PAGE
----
Albert’s Texas Hill Country mysteries (Wormwood, 2009, etc.) are always a good value for both the mystery and the horticultural insights.
A fresh fatality forces China Bayles, herbalist, ex-lawyer and amateur sleuth, to confront the mystery of her emotionally distant father’s death.
China has never enjoyed an easy relationship with her recently revealed illegitimate half brother Miles, who hired China’s husband McQuaid to investigate their father’s death in a fiery car crash. When Miles himself is killed in a hit-and-run incident, China is named executor of his estate. She discovers that Miles, who has been keeping secrets from McQuaid, already knew a great deal more than he revealed about their father’s death and several other suspicious deaths, all related to their father’s legal work for a politically connected, none-too-ethical engineering firm that’s grown prosperous on lucrative government contracts for half a century. For years Miles’s mother Laura had kept his father’s wrecked car hidden away in her cousin Ellie’s Texas Hill Country barn. Once McQuaid sees the wreck, he quickly realizes that the fatal crash was no accident. When the barn is torched and Ellie is shot, China and McQuaid team up to reveal the killer.
The conclusion to the trilogy exploring China’s relationship with her father (Spanish Dagger, 2007, etc.) does a fine job of bringing together all the bits and pieces, even for those who have not read the first two installments.
An herbalist and a Rottweiler solve a series of crimes.
While picking yucca leaves for a papermaking workshop, China Bayles, herbalist, businesswoman and lawyer, discovers the body of Colin Fowler, local business owner, possible undercover cop and former love of China’s best friend, Ruby Wilcox. Ruby, who’s off in Fredericksburg moving her demented mother to assisted living, begs China to look into the death and take care of Colin’s Rottweiler. Everywhere China goes, she crosses the path of a big blond guy whose looks mark him as a cop. Her pal, the police chief, warns China off, but all the clues seem to come her way. With her ex-cop p.i. husband out of town working on a cold case for her half-brother, involving the death of her father, China feels free to take chances with the blond guy, who may be a member of a regional Drug Task Force, a group with a bad reputation when it comes to corruption. He’s hunting for drugs, and he claims Colin was dealing. Colin had recently received calls from Lucita, bookkeeper at nearby Sonoma Nursery, presumably about some potted plants in Colin’s yard. But when Lucita is the next victim and Rambo the Rottweiler sniffs out cocaine in the pots, China realizes she may be in big trouble.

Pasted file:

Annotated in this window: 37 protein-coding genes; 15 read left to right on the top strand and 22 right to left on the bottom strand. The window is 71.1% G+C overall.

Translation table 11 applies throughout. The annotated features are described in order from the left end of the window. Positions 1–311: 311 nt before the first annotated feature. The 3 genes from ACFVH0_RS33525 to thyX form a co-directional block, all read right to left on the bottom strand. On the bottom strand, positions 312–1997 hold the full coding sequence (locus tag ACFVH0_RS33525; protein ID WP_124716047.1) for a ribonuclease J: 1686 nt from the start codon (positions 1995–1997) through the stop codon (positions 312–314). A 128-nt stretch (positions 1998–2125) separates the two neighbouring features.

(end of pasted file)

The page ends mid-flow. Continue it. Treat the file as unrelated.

Albert’s 16th (after Bleeding Hearts, 2006, etc.) complements the obligatory herbal lore and recipes with one of her best mysteries to date.
In Pecan Springs, Tex., football is king and Coach Tim Duffy is prince—but he may also be a sexual predator.
Fully occupied with her herb shop, tea room and catering business, China Bayles, Esq. (Dead Man’s Bones, 2005, etc.), is far from eager to investigate when the high-school principal calls her. An anonymous caller has accused Coach Duffy of sexual relationships with underage girls dating back to his days at Friendship High. So China goes to Friendship to talk to Margarita Lopez, whose daughter Angela was involved with the coach. The stakes escalate when Margarita reveals that after Angela departed for college in Pecan Springs, she was found dead, a supposed suicide. When the coach is murdered, China’s stepson and his girlfriend, marked as Duffy’s next victim, snap a picture of Margarita doing the deed. Should it all be hushed up when Margarita kills herself? Duffy’s wife is the scion of an old Pecan Springs family whose roots in local affairs run deep. But when China’s investigation reveals that Angela was murdered, the truth must be disclosed. Meantime, China’s learned that she has a half-brother, son of their father’s secretary, himself a lawyer in possession of letters indicating that their father may have been murdered. In addition, there’s a hint that her best friend Ruby’s boyfriend is not who he seems to be.
China’s followers will delight in the complicated relationships, recipes and historical flower information.
Murder interrupts Beatrix Potter’s latest visit to her beloved Hill Top Farm in England’s Lake District.
It’s 1906. When the noted children’s author goes to neighboring Holly How Farm to see her new Herdwicks, she discovers the body of the shepherd, Ben Hornsby. Though it first appears he fell over a cliff, the doctor discovers he was hit in the back with an undetermined weapon. Beneath the village of Sawrey’s placid surface lurks unpleasantness. Lady Longford’s candidate for the head teacher’s position is opposed by the villagers, who prefer to promote the current lower-school teacher; the sly companion Miss Martine is cruel to Caroline, daughter of her Ladyship’s castoff son; and one of the local badger setts has been raided and its occupants taken for an illegal badger-baiting. Beatrix is embroiled in these affairs through her meeting with Isaac Chance, who’s suspected of burning down Hornsby’s barn, and her visit to Caroline, to whom she offers a guinea pig as a short-term companion. She foils several nefarious schemes with the help of Justice of the Peace Miles Woodcock, solicitor William Heelis, and a large group of local animals tame and wild.